U.S. general: No F-35 jet sale to Turkey if it buys Russia system
FILE - In this Sept. 2, 2015, file photo, an F-35 jet sits on the tarmac at its new operational base at Hill Air Force Base, in northern Utah. (AP Photo/Rick Bowmer, File)
WASHINGTON -- The United States should not sell its high-tech F-35 fighter jet to Turkey, if Ankara moves ahead with plans to buy a Russian missile defence system, the top U.S. military commander for Europe told Congress on Tuesday.
Gen. Curtis Scaparrotti, head of U.S. European Command, said Turkey, a NATO member, should reconsider its plan to buy the S-400 from Russia this year or forfeit other future American military aircraft and systems. He said Turkey's use of the Russian surface-to-air missile defence system would be a threat to the F-35.
His comments are the latest in a series of warnings the U.S. has made to Turkey over its plans to buy the S-400. The U.S. and other NATO allies have repeatedly complained about the purchase, saying it is not compatible with other allied systems and would represent a security threat. The impending purchase has aggravated already souring relations with Ankara, including tensions over the war in Syria.
Scaparrotti said U.S. officials are currently in Turkey explaining the potential consequences of the S-400 purchase.
He said his best military advice would be that the U.S. not follow through with the F-35 sale and not work with an ally that's acquiring Russian systems that can threaten one of the American military's most advanced technological capabilities.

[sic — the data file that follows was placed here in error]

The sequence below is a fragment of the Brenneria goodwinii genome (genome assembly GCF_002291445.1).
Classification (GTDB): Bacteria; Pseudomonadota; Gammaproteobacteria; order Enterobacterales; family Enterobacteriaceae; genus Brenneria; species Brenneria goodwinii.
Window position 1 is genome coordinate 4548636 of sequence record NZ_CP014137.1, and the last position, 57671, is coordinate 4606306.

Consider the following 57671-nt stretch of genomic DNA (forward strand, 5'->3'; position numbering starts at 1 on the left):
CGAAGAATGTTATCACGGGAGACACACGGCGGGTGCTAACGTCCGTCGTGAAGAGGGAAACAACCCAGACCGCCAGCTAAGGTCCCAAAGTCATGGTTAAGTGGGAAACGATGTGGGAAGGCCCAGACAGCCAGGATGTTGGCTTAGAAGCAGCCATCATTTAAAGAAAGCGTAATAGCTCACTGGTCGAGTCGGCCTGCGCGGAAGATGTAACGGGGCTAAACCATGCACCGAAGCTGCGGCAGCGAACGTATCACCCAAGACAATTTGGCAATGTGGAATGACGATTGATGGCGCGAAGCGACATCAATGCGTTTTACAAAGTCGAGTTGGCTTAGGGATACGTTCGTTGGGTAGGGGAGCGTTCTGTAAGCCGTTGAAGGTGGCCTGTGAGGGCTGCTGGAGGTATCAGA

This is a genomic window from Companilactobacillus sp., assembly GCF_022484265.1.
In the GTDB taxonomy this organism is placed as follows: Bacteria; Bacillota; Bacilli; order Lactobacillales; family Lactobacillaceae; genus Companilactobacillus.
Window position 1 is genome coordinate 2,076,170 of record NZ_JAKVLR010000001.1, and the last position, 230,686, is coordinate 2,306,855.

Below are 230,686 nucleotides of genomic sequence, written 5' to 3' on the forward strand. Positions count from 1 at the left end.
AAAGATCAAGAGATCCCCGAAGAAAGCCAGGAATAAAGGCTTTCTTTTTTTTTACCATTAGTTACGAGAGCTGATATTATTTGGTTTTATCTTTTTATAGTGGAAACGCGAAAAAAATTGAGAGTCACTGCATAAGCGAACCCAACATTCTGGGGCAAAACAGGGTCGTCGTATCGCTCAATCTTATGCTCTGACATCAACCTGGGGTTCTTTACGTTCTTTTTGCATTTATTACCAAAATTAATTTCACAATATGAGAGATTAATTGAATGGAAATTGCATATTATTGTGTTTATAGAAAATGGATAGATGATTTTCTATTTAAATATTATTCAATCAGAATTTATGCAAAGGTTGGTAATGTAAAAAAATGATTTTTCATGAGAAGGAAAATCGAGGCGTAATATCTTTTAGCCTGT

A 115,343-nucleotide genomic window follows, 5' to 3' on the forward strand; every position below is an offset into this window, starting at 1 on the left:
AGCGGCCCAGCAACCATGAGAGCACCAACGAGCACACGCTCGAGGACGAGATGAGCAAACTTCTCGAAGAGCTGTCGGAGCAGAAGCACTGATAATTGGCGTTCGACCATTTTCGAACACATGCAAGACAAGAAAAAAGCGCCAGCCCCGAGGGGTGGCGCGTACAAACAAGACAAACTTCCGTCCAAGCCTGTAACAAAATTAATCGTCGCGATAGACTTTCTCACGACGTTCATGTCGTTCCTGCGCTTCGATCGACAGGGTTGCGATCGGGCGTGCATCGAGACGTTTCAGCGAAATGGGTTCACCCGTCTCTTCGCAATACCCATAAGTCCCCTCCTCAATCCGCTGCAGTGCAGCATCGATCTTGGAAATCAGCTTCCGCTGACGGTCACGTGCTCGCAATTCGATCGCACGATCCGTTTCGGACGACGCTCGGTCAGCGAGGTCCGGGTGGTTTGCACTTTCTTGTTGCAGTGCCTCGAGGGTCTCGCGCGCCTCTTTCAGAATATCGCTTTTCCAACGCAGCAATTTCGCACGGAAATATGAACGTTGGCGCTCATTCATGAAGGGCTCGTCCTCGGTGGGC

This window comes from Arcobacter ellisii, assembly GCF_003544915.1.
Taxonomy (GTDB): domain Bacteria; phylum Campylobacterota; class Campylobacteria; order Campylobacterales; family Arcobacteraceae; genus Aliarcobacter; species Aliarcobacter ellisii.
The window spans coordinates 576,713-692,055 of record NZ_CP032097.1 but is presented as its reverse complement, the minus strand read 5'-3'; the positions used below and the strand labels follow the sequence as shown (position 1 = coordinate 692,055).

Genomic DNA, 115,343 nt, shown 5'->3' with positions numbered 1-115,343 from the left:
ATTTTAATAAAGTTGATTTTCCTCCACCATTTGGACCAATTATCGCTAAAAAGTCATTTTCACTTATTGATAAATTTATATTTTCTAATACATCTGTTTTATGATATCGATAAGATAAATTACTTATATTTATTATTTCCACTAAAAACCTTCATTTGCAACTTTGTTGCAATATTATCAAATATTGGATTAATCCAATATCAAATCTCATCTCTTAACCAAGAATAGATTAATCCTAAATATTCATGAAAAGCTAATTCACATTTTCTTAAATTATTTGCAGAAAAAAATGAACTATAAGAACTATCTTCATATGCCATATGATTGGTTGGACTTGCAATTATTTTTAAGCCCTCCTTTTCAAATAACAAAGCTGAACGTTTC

"It presents a problem to all of our aircraft, but specifically the F-35," he said.
The U.S. had agreed to sell 100 of its latest, fifth-generation F-35 fighters to Turkey, and has so far delivered two of the aircraft. But Congress last year ordered a delay in future deliveries.
Scaparrotti's remarks echoed a warning issued by Vice-President Mike Pence last month at an international security conference in Munich. During his speech, Pence said the U.S. has "made it clear that we will not stand idly by while NATO allies purchase weapons from our adversaries. We cannot ensure the defence of the West if our allies grow dependent on the East."
During the Senate Armed Services Committee hearing Tuesday, senators raised objections to the sale, while also noting that some parts for the aircraft are made in Turkey. Pentagon leaders have warned that ending Turkey's production role would force other allies to take on that role and likely delay aircraft delivery.
Sen. Thom Tillis, R-N.C., said his message to Turkish leaders is that Congress is aware of the risks of the S-400 sale and could take action.
"Why on earth they would be considering a decision that would make us have to rethink whether or not they can actually even be in the supply chain for the Joint Strike Fighter," said Tillis, adding that it could also raise doubts about future F-35 deliveries.
Turkish leaders have suggested that the S-400 purchase is a done deal with Russia. But the U.S. has stepped up efforts to stymie it, and in December the State Department approved the sale of a $3.5 billion U.S. Patriot missile defence system to Turkey.